United Way Voices of Hope: America Reads
The following article is one in a series of real-life stories about the impact of United Way of Southeast Mississippi’s nonprofit partners on the local community.
“The kids make it all worth it. “
Janene Myers has been teaching reading to young children for years. Since 2018, she has worked as a tutor for the America Reads Program, a national literacy improvement program offered locally by the Pinebelt Foundation. America Reads is an AmeriCorps program that places qualified tutors at designated school sites to teach children full-time, one-on-one, and in small groups, to help improve children’s reading skills. students.
“I was a teaching assistant several years ago and discovered the program; I knew friends who had already taken the program. That’s what encouraged me to do it, ”said Myers, who teaches at Rowan Elementary School in Hattiesburg. “Basically the tutors are assigned to different school districts in the area, and we work with K-3 students who have difficulty reading, and we just give them that extra help and time in mind- one-on-one outside the classroom. ”
The local America Reads program is one of 180 funds and programs managed by the Pinebelt Foundation and one that Foundation executive director Mike Dixon said is made possible with funding from the United Way of Southeast Mississippi.
“This particular program is one where United Way has been a great help and has partnered with us in supporting us financially so that we can pay for these tutors,” Dixon said.
United Way of Southeast Mississippi funds are allocated to the America Reads program serving the Hattiesburg public school district. The program is further funded through the collaborative efforts of community organizations and local churches to provide nine literacy tutors in four elementary schools: Thames, Hawkins, Rowan and Grace Christian.
“It’s a very simple program, but the funding is what’s really important,” Dixon said. We know how to engage people, we know how to hire them, we know how to get them into schools, but going out there and raising money to do it is just a constant struggle. And, to have Centraide as a partner, it simply gives credit to the program.
“The last time we made the grades for schools – which of course was pre-COVID – four of the five elementary schools in the public school district reached level B, which is the first time we’ve seen this in a long time. . ”
From an educational perspective, Myers said the one-on-one time is a game-changer for students. In the 2018-19 school year, 64% of America Reads students improved their reading skills by at least one grade level. Myers said the bond that has formed between tutors and students goes beyond the classroom.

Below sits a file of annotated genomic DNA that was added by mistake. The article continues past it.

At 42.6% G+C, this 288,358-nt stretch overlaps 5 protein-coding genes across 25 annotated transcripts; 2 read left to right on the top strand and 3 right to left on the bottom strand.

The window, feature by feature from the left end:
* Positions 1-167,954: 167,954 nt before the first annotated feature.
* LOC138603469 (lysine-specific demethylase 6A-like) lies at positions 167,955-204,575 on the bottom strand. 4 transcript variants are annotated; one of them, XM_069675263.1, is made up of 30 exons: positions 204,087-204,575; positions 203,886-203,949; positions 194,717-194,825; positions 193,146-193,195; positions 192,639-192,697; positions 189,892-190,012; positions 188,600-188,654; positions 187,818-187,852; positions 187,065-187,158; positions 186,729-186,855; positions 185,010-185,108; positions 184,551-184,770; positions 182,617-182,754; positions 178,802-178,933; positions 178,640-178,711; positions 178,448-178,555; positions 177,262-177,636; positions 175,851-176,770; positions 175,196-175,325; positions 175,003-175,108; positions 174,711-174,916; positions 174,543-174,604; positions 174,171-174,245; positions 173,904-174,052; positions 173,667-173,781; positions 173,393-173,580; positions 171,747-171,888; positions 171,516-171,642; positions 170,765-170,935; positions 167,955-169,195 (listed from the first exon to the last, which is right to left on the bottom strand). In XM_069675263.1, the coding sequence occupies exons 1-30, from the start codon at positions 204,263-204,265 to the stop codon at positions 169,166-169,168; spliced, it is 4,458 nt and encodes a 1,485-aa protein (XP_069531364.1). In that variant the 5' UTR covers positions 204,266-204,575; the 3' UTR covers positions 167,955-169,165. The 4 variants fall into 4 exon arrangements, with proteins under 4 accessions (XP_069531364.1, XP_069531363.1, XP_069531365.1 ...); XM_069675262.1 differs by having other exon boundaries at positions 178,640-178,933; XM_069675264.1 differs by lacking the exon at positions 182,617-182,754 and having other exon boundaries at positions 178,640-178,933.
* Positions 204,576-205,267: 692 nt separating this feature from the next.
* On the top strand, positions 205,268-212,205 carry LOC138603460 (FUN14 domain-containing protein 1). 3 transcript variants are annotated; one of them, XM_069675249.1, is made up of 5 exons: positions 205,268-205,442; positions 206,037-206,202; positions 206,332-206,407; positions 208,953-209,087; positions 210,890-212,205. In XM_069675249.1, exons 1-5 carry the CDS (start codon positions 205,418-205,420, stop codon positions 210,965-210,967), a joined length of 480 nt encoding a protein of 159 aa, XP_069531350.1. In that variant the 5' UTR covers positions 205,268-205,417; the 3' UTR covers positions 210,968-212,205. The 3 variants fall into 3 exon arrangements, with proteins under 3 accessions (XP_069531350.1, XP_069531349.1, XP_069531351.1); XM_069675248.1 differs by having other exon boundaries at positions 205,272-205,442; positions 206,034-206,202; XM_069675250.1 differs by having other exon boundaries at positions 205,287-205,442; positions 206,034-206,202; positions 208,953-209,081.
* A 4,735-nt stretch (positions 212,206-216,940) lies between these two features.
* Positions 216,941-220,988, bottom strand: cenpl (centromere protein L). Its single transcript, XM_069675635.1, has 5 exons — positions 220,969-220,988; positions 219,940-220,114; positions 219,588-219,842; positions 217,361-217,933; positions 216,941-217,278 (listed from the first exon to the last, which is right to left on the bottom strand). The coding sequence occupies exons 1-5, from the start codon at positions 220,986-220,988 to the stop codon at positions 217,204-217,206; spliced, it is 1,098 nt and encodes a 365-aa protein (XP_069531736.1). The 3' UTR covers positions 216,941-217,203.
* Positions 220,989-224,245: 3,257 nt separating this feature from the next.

“Some students don’t even know how to pronounce words, and at the end of the year they say words and read sentences… If things happen at home, we discuss it. I discover their likes and dislikes. So it all works hand in hand, ”Myers said.
She added that it’s motivating to see how far her students have come.
“It’s gratifying because they take three tests a year: the start of year, mid-year and end of year exams,” Myers said. “You can watch the growth. It’s even more special for me because the team I started with here, they started in 2nd year and now this year they are in 5th year. So I got to see them from start to finish now.
She said the program is not only a huge benefit for the students but also for the teachers.
“It is absolutely necessary, because there is a lot about teachers. I know not all teachers are fortunate enough to have a teacher assistant. So with the America Reads program, it’s like extra help, extra push. You can send them with guardians for children who might be released or missed, and they get that extra help, and no child is left behind, ”Myers said.
Thomas was a 3rd grade student in the Hattiesburg Public School District. When he first started tutoring through the America Reads program, he was reading below grade. As the Grade 3 reading gate approached, Thomas’s teacher feared he would be held up without further intervention. After a lot of hard work from Thomas and the help of his tutor, Thomas began to score at or above grade level on his benchmark exams.
While this is a success in itself for Thomas, the program has proven another purpose as well. Thomas is the oldest of three siblings living with his mother, and his tutor America Reads was there to serve as a positive male role model. Now Thomas not only reads better, he had fewer behavioral problems while in school.
Stories like Thomas’ explain why Myers said it was worth it. She encouraged her fellow tutors to make sure their hearts are in the work.
“You have to really love work and love children. Build a relationship with the children. It makes your day better, ”Myers said.
To learn more about the Pinebelt Foundation and its other funds and programs like America Reads, visit pinebeltfoundation.org.
The Pinebelt Foundation is an educational partner of United Way of Southeast Mississippi, a local nonprofit organization that works to create positive change in Forrest, Lamar, Marion and Perry counties. By providing funds to partner organizations, Centraide is addressing community issues in the areas of education, economic mobility, health and support services. For more information about United Way and how it helps organizations like RISE, visit unitedwaysems.org.